Marion Gray discovered a remarkable graph with 54 vertices while she was working in the Department of Development and Research of the American Telephone and Telegraph Company (AT&T).
More than 30 years afterwards, it was observed that this graph could be used to resolve a problem concerning the types of symmetry that a graph may or may not possess.
Her work is now very important in network theory, and much cited today.
Work at Bell Laboratories
Born in Ayr, award-winning student Marion Gray graduated with first-class honours from the University of Edinburgh in 1922. She gained her PhD in Mathematics with Physics at Bryn Mawr College in Pennsylvania, after which she worked in Edinburgh and London.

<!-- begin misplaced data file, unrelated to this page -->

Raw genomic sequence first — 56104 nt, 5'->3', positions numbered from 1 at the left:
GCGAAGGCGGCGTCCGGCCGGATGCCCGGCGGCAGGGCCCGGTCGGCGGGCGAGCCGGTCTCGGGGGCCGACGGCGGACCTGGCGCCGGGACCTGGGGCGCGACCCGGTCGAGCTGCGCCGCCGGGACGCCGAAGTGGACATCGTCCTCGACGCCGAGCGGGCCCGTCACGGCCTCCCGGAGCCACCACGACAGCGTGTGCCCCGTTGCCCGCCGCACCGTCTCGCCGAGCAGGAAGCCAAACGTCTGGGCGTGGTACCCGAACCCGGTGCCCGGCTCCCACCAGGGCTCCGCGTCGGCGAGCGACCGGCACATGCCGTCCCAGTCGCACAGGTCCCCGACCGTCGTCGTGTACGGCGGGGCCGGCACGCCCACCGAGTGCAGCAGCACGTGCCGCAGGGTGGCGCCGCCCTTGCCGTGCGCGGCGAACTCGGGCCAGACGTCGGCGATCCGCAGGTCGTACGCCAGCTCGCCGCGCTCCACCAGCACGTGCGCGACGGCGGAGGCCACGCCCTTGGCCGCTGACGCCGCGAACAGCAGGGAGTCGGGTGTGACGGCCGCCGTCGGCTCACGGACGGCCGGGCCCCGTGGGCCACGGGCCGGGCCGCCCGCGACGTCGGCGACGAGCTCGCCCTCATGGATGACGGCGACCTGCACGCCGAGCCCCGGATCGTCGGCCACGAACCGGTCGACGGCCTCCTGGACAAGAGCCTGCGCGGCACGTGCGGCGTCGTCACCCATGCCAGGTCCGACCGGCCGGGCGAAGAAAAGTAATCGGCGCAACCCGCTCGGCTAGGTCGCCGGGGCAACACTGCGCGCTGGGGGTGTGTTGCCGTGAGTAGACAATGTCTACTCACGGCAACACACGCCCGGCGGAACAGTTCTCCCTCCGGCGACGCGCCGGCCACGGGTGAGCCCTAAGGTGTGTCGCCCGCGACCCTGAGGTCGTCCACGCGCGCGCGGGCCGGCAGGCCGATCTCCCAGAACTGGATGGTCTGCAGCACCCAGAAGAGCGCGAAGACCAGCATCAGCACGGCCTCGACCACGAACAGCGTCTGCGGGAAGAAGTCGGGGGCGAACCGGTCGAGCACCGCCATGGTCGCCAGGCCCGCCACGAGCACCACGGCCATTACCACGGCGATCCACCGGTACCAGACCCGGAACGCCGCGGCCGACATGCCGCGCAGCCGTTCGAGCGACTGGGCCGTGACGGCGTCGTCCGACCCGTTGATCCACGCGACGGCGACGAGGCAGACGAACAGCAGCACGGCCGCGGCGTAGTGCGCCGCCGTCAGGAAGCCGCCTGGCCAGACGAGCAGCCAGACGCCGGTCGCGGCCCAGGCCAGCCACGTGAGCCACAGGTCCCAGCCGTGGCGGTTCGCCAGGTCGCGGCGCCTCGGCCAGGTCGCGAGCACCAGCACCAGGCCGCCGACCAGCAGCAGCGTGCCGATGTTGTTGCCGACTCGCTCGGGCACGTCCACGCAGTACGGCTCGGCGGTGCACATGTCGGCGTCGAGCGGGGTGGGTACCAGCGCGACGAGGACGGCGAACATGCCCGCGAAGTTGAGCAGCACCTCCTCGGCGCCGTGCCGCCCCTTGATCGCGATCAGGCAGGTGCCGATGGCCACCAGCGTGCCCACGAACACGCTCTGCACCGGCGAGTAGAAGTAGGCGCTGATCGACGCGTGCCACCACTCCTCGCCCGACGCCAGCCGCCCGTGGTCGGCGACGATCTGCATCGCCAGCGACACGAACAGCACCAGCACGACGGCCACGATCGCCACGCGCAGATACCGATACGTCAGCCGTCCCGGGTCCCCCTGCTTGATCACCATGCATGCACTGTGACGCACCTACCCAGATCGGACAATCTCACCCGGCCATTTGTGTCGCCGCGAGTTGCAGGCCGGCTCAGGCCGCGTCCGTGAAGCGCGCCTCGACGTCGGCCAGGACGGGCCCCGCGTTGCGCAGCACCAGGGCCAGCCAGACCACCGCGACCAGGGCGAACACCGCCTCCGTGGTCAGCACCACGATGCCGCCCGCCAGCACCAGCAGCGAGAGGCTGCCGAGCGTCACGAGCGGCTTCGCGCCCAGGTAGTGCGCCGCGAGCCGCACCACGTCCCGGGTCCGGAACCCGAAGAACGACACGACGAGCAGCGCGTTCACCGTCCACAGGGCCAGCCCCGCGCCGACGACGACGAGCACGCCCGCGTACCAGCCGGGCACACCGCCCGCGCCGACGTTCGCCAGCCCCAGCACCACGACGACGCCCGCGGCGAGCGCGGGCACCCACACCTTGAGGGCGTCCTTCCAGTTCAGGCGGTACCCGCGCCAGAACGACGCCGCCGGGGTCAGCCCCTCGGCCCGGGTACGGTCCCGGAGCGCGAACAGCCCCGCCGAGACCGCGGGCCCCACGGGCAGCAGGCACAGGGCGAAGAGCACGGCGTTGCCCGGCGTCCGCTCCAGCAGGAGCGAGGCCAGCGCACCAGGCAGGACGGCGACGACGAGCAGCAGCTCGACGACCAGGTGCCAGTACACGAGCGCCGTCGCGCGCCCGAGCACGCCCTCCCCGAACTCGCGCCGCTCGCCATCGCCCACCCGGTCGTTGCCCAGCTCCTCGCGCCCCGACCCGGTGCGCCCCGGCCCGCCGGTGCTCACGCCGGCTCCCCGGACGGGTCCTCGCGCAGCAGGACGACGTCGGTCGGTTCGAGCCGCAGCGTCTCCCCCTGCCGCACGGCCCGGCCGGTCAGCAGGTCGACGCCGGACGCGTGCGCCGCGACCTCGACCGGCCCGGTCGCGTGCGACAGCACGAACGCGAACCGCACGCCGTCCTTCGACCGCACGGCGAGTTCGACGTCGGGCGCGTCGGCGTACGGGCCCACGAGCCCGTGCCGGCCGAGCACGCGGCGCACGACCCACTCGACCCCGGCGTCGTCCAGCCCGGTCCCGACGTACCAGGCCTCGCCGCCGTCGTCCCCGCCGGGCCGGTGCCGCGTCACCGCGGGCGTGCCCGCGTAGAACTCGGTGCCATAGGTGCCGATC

In 1930 she returned to the USA to work at AT&T, later joining the technical staff of Bell Laboratories, a prestigious research institution, where she spent the rest of her working life.
Handbook of mathematical functions
As well as her own research articles, Marion compiled many reviews of publications on mathematical physics, and served on the US Government-related committee which produced the 'Handbook of mathematical functions'.
Marion remained an active member of various professional mathematical societies throughout her career. Her last years were spent back in Edinburgh.
Items relating to Marion Gray featured in our display 'Celebrating Scottish women of science', which ran at the National Library of Scotland from 1 March to 30 April 2013.